Trauma and grief
The unexpected death of a loved one can be a very traumatic experience. The effect of the loss on an individual will depend on their resilience, support network, and interpretation of reality. Your #grieving will include the following stages (not in a chronological order):
Process your trauma: You will need to process the #trauma attached to your loved one’s death. You may experience anxiety symptoms, like fast heartbeat or shallow breathing when you are faced with reminders of the event. Or you may have nightmares, flashbacks or you will relentlessly go over the details of the loss. This is a normal reaction to any traumatic event. You will need to talk about how you feel (guilt, anxiety, fear, powerlessness…) and your body needs to process the activation that this loss has created in your nervous system.
Grieve the loss of your loved one: You will need to start #mourning the loss of your loved one. You may find it useful to talk about the person to your family and friends, write a letter to this person with unfinished business, spend some time making peace with the fact that this person is no longer part of your life.
Grieve the loss of your identity: When someone you love dies, part of you dies with that person. You will never be the same person again. Your grieving must include acknowledging how much you have been affected by the event, and grieving for the person you used to be before the traumatic loss.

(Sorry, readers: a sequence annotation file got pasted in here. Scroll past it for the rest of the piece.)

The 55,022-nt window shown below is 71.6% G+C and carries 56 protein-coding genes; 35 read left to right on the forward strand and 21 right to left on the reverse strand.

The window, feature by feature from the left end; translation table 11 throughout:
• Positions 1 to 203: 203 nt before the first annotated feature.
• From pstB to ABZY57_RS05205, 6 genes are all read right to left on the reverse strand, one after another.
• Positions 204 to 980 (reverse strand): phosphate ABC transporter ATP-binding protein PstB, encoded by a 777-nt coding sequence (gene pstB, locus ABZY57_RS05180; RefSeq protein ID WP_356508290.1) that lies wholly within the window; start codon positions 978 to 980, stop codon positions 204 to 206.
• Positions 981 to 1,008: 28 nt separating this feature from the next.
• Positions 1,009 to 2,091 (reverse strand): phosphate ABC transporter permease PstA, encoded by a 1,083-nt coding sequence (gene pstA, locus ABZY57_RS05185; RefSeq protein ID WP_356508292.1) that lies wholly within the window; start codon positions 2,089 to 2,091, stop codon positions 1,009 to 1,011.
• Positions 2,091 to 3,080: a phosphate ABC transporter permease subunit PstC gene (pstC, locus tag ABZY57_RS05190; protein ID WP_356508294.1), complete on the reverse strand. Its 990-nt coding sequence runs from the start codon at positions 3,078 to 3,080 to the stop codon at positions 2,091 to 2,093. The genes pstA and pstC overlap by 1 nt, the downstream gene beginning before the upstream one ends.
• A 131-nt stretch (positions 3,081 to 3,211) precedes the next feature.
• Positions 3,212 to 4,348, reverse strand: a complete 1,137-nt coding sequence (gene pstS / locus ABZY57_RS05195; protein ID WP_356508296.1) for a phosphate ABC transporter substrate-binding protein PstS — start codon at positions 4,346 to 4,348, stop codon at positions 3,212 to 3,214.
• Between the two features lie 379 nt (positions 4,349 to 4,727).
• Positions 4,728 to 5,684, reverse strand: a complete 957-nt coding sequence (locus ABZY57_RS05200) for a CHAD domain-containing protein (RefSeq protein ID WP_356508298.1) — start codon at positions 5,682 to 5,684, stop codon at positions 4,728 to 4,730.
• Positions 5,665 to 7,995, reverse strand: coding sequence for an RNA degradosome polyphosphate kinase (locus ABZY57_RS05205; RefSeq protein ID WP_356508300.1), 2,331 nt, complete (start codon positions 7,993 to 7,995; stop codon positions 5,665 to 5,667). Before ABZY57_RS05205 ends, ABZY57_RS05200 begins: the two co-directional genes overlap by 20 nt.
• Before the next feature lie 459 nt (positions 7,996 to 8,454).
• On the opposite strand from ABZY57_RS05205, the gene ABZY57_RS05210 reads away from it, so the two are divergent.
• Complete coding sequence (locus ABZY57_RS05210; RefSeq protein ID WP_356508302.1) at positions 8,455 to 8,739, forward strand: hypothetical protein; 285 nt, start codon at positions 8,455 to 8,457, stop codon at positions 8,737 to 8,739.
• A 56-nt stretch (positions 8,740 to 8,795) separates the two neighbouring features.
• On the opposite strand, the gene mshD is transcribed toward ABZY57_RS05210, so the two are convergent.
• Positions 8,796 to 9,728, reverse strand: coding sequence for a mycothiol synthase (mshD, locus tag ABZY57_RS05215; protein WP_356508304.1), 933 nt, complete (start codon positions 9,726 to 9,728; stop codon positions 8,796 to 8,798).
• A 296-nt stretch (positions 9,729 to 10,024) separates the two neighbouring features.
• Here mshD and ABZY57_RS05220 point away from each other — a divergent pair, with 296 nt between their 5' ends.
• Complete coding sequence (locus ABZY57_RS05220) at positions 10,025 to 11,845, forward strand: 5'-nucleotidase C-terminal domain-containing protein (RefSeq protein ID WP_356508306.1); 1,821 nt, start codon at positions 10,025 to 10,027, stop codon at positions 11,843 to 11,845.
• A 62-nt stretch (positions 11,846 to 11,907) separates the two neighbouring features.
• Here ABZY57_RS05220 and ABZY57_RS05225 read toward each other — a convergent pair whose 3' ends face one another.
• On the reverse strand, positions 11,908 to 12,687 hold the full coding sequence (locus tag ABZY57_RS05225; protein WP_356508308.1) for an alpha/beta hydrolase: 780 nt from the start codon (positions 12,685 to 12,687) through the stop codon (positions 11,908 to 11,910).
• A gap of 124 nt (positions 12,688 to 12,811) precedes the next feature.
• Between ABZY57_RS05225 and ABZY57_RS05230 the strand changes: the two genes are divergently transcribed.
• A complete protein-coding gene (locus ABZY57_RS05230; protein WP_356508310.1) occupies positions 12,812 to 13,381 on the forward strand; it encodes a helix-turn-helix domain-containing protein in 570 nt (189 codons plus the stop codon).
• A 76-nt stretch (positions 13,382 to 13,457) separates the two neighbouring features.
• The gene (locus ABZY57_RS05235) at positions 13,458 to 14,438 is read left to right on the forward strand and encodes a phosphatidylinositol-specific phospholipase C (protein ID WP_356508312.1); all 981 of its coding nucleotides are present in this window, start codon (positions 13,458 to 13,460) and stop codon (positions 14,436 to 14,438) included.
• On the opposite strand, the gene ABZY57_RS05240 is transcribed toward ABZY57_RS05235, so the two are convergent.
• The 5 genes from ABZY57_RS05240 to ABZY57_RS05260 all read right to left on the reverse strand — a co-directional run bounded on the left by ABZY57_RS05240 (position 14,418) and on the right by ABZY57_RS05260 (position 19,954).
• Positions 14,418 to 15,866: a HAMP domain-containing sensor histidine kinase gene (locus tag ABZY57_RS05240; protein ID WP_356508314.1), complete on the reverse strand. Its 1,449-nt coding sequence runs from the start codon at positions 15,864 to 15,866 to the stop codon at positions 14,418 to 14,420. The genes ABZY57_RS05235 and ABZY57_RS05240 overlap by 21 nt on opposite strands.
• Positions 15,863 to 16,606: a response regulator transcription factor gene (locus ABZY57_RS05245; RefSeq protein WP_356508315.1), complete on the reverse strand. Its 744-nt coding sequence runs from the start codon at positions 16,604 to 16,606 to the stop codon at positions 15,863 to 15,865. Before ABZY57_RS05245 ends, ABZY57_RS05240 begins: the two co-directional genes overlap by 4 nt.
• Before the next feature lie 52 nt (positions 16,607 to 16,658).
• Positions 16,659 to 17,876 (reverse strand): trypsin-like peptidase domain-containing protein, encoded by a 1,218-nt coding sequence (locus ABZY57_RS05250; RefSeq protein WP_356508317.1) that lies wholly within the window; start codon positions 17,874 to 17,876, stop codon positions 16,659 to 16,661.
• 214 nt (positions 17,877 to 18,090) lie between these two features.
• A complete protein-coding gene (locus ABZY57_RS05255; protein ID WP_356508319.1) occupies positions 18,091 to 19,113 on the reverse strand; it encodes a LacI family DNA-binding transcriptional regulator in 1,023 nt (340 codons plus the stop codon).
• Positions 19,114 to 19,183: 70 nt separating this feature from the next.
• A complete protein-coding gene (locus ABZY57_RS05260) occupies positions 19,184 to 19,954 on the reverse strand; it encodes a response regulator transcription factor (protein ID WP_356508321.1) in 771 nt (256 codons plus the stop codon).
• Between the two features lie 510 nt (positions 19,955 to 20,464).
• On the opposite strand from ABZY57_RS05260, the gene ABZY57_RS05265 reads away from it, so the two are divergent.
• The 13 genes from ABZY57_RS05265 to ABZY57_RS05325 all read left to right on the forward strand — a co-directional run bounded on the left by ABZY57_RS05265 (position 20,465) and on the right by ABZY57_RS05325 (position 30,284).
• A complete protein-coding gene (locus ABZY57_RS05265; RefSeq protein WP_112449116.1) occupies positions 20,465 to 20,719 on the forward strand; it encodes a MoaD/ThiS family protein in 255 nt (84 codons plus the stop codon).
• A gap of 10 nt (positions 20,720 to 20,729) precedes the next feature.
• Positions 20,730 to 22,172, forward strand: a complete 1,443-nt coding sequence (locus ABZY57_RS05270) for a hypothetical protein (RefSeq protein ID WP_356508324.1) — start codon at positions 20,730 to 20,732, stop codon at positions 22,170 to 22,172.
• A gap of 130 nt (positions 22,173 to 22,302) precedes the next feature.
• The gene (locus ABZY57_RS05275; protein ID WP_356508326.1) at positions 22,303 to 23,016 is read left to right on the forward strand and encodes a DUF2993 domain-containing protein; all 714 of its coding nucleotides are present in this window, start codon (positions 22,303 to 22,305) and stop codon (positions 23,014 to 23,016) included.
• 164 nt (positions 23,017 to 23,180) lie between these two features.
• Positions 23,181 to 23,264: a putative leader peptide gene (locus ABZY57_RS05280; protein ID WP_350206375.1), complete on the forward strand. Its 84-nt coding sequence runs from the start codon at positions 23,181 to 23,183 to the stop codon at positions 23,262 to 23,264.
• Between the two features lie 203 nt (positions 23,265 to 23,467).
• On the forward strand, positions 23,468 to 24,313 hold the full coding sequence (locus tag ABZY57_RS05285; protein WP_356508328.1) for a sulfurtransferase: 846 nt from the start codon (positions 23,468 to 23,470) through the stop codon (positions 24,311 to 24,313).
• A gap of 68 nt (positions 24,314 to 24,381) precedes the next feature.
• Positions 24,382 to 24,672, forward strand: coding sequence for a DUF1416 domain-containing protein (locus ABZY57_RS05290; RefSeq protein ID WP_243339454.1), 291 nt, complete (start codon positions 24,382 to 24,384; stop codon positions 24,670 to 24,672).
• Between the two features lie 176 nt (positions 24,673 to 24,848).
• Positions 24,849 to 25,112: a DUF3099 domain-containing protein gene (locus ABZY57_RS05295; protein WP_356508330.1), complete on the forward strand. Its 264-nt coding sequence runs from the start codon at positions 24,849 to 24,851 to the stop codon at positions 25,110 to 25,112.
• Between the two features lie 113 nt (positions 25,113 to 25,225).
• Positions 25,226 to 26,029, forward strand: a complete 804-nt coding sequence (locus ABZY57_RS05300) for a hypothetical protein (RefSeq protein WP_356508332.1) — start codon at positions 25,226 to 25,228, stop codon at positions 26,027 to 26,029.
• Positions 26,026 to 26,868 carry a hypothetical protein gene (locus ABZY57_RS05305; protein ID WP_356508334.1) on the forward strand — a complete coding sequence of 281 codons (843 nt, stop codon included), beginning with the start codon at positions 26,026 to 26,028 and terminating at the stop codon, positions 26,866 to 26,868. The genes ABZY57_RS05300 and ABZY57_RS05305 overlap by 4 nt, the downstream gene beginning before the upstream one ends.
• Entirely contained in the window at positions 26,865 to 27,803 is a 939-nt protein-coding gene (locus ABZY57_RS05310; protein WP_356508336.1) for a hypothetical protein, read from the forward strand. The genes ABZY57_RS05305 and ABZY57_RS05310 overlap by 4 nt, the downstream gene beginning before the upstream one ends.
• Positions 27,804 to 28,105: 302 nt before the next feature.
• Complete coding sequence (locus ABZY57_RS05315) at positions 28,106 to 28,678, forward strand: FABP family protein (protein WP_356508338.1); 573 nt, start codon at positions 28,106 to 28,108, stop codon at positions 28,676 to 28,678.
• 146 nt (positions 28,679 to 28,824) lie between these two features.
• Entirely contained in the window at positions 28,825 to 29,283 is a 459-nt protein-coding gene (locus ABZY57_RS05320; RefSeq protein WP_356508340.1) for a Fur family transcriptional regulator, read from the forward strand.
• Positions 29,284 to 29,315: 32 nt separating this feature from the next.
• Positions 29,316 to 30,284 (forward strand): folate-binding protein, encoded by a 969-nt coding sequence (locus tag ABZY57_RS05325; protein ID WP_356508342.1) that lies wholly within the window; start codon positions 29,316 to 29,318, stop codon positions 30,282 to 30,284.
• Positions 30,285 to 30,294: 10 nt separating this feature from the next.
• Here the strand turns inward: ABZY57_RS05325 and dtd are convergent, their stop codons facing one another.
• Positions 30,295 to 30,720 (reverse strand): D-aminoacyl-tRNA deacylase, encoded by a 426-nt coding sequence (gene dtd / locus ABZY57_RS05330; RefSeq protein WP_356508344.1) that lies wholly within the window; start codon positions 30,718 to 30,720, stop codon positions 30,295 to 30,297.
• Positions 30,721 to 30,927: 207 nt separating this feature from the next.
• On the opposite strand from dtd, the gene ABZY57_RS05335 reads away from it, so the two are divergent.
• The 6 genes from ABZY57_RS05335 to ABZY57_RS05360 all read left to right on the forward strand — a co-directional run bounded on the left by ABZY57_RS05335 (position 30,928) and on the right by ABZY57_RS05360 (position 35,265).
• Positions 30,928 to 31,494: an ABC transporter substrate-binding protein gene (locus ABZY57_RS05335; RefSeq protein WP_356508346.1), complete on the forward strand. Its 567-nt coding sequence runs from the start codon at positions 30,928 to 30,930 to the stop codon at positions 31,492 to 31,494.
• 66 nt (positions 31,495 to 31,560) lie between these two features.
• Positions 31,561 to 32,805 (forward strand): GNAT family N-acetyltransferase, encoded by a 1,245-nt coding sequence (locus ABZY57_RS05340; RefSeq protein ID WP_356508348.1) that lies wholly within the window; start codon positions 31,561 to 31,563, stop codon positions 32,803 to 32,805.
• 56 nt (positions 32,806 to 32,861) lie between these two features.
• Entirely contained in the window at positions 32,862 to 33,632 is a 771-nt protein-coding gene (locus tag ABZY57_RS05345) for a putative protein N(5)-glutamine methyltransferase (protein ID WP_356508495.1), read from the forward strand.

We are constantly changed and shaped by life events in a continuous process of losing, grieving and moving on. We are like a snake changing skin. We need to let go of our old skins and get familiar with the new ones that are growing on us. When we lose a loved one, our sense of reality changes, and we are not the same person again. We may become a person we like or we may become stuck in a person that we dislike and we can’t make peace with. Counselling and psychotherapy can help you in the process of accepting the death, processing the trauma experienced and welcoming your new you.